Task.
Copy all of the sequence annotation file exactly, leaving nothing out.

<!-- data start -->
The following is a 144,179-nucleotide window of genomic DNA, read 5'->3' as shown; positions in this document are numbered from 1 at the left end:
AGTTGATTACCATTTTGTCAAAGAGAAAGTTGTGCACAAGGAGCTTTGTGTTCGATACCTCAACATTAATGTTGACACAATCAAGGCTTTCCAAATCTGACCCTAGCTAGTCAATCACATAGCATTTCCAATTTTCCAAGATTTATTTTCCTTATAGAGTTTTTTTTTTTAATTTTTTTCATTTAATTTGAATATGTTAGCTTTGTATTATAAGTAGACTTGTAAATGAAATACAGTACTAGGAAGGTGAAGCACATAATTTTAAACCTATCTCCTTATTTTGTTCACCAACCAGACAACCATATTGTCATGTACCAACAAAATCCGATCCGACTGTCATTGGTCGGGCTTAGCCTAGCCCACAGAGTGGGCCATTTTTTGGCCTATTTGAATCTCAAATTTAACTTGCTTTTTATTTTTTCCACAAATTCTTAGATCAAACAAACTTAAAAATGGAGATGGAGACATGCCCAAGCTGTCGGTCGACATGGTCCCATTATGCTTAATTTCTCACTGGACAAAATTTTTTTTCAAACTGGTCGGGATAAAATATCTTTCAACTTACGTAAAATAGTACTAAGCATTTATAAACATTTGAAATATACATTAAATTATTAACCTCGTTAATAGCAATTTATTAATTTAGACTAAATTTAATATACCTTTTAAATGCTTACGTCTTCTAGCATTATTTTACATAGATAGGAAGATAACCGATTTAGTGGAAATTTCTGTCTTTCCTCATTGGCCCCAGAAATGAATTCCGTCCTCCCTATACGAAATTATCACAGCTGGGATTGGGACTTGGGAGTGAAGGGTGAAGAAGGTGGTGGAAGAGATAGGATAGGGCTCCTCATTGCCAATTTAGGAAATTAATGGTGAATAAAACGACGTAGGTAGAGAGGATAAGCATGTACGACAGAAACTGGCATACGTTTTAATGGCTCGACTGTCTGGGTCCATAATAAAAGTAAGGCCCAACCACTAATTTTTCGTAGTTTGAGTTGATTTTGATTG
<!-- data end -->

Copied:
The following is a 144,179-nucleotide window of genomic DNA, read 5'->3' as shown; positions in this document are numbered from 1 at the left end:
AGTTGATTACCATTTTGTCAAAGAGAAAGTTGTGCACAAGGAGCTTTGTGTTCGATACCTCAACATTAATGTTGACACAATCAAGGCTTTCCAAATCTGACCCTAGCTAGTCAATCACATAGCATTTCCAATTTTCCAAGATTTATTTTCCTTATAGAGTTTTTTTTTTTAATTTTTTTCATTTAATTTGAATATGTTAGCTTTGTATTATAAGTAGACTTGTAAATGAAATACAGTACTAGGAAGGTGAAGCACATAATTTTAAACCTATCTCCTTATTTTGTTCACCAACCAGACAACCATATTGTCATGTACCAACAAAATCCGATCCGACTGTCATTGGTCGGGCTTAGCCTAGCCCACAGAGTGGGCCATTTTTTGGCCTATTTGAATCTCAAATTTAACTTGCTTTTTATTTTTTCCACAAATTCTTAGATCAAACAAACTTAAAAATGGAGATGGAGACATGCCCAAGCTGTCGGTCGACATGGTCCCATTATGCTTAATTTCTCACTGGACAAAATTTTTTTTCAAACTGGTCGGGATAAAATATCTTTCAACTTACGTAAAATAGTACTAAGCATTTATAAACATTTGAAATATACATTAAATTATTAACCTCGTTAATAGCAATTTATTAATTTAGACTAAATTTAATATACCTTTTAAATGCTTACGTCTTCTAGCATTATTTTACATAGATAGGAAGATAACCGATTTAGTGGAAATTTCTGTCTTTCCTCATTGGCCCCAGAAATGAATTCCGTCCTCCCTATACGAAATTATCACAGCTGGGATTGGGACTTGGGAGTGAAGGGTGAAGAAGGTGGTGGAAGAGATAGGATAGGGCTCCTCATTGCCAATTTAGGAAATTAATGGTGAATAAAACGACGTAGGTAGAGAGGATAAGCATGTACGACAGAAACTGGCATACGTTTTAATGGCTCGACTGTCTGGGTCCATAATAAAAGTAAGGCCCAACCACTAATTTTTCGTAGTTTGAGTTGATTTTGATTG